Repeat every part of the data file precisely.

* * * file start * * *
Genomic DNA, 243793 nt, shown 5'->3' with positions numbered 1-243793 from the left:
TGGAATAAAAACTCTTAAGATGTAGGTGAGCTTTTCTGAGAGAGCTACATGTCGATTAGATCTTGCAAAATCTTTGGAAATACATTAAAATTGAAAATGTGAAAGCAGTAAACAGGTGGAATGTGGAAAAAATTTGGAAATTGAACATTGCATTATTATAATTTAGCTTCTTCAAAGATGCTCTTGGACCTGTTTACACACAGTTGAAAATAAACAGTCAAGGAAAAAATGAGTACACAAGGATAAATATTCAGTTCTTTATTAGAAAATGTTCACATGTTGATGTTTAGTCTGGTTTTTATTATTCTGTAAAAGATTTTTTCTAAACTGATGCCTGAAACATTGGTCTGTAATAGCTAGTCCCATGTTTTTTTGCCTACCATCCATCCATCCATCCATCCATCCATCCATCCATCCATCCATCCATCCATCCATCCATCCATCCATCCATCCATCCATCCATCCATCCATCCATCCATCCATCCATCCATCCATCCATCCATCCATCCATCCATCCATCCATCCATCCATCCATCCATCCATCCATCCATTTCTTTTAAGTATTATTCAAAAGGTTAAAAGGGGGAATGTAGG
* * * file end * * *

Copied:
Genomic DNA, 243793 nt, shown 5'->3' with positions numbered 1-243793 from the left:
TGGAATAAAAACTCTTAAGATGTAGGTGAGCTTTTCTGAGAGAGCTACATGTCGATTAGATCTTGCAAAATCTTTGGAAATACATTAAAATTGAAAATGTGAAAGCAGTAAACAGGTGGAATGTGGAAAAAATTTGGAAATTGAACATTGCATTATTATAATTTAGCTTCTTCAAAGATGCTCTTGGACCTGTTTACACACAGTTGAAAATAAACAGTCAAGGAAAAAATGAGTACACAAGGATAAATATTCAGTTCTTTATTAGAAAATGTTCACATGTTGATGTTTAGTCTGGTTTTTATTATTCTGTAAAAGATTTTTTCTAAACTGATGCCTGAAACATTGGTCTGTAATAGCTAGTCCCATGTTTTTTTGCCTACCATCCATCCATCCATCCATCCATCCATCCATCCATCCATCCATCCATCCATCCATCCATCCATCCATCCATCCATCCATCCATCCATCCATCCATCCATCCATCCATCCATCCATCCATCCATCCATCCATCCATCCATCCATCCATCCATCCATCCATCCATCCATCCATTTCTTTTAAGTATTATTCAAAAGGTTAAAAGGGGGAATGTAGG